establishes special rules governing the closing of hearings of the
Permanent Select Committee on Intelligence.
* * * Nor
can they receive a petition but through the House. 9 Grey, 412.
a case wherein an inquiry had incidentally involved a Member, evidently
considered the parliamentary law as applicable, because it admitted as
of privilege and agreed to a resolution directing the committee to
report the charges (III, 1843). And in cases wherein testimony taken
before a joint committee incidentally impeached the official characters
of a Member and a Senator, the facts in each case were reported to the
House interested (III, 1854). A select committee, appointed to report
upon the right of a Member-elect to be sworn (H. Res. 1, 90th Cong., pp.
14-27, Jan. 10, 1967), invited him to appear, to testify, and permitted
him to be accompanied by counsel (see H. Rept. 90-27).
Sec. 321. Parliamentary law of procedure when a committee
inquiry involves a Member.
When a committee is charged with an inquiry, if
a Member prove to be involved, they can not proceed against him but must
make a special report to the House; whereupon the Member is heard in his
place, or at the bar, or a special authority is given to the committee
to inquire concerning him. 9 Grey, 523.
Sec. 322. Practice of House when a committee inquiry
involves a Member.
Although the authority of this principle has not been
questioned by the House, there have in special instances been deviations
from it. Thus, in 1832, when a Member had been slain in a duel, and the
fact was notorious that all the principals and seconds were Members of
the House, the committee, charged only with investigating the causes and
whether or not there had been a breach of privilege, reported with their
findings recommendations for expulsion and censure of the Members found
to be implicated. There was criticism of this method of procedure as
deviating from the rule of Jefferson's Manual, but the House did not
recommit the report (II, 1644). In 1857, when a committee charged with
inquiring into accusations against Members not named found certain
Members implicated, they gave them copies of the testimony and
opportunities to explain to the committee, under oath or otherwise, as
they individually might prefer (III, 1845), but reported recommendations
for expulsion without first seeking the order of the House (II, 1275;
III, 1844). In 1859 and 1892 a similar procedure occurred (III, 1831,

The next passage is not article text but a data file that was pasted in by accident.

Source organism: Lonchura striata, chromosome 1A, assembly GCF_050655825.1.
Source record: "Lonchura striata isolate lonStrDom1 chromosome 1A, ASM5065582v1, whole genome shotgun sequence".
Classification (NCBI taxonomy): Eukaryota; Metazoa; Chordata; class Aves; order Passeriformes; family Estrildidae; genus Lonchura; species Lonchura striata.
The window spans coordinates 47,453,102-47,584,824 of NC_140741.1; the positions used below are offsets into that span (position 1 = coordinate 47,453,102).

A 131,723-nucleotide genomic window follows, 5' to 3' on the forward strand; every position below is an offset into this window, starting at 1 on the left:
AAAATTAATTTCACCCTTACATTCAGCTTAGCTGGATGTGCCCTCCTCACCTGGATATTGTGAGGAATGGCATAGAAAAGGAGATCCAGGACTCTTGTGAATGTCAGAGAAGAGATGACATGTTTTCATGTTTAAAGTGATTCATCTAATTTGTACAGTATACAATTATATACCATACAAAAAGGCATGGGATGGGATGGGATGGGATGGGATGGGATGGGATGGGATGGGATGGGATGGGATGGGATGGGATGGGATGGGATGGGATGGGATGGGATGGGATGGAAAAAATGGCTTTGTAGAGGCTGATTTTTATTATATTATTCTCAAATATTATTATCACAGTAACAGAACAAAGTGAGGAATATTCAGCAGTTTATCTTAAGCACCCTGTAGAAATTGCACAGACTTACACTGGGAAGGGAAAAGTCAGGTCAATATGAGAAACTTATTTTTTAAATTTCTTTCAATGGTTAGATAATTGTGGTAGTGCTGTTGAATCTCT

2637). But the House, in
Sec. 323. Inquiries involving Members of other
And where one House, by a committee, has found a Member of the
other implicated, the testimony has been transmitted (II, 1276; III,
1850, 1852, 1853). Where such testimony was taken in open session of the
committee, it was not thought necessary that it be under seal when sent
to the other House (III, 1851).
For the current practice of the House, see clauses 2(i) and 2(m)(1) of
Sec. 324. Duty of chair of a committee when the House
So soon as the House sits, and a committee is notified of it, the
chairman is in duty bound to rise instantly, and the members to attend
the service of the House. 2 Nals., 319.
stance (IV, 4424), and in another the joint committee elected its chair
It is the practice in Congress that joint committees shall vote per
capita, and not as representatives of the two Houses (IV, 4425),
although the membership from the House is usually, but not always (IV
4410), larger than that from the Senate (III, 1946; IV, 4426-4431). But
ordinary committees of conference appointed to settle differences
between the two Houses are not considered joint committees, and the
managers of the two Houses vote separately (V, 6336), each House having
one vote. A quorum of a joint committee seems to have been considered to
be a majority of the whole number rather than a majority of the
membership of each House (IV, 4424). The first named of the Senate
members acted as chair in one notable in
Sec. 325. Action of joint committees.
It appears that on
joint committees of the Lords and Commons each committee acted
integrally in the following instances: 7 Grey, 261, 278, 285, 338; 1
Chandler, 357, 462. In the following instances it does not appear
whether they did or not: 6 Grey, 129; 7 Grey, 213, 229, 321.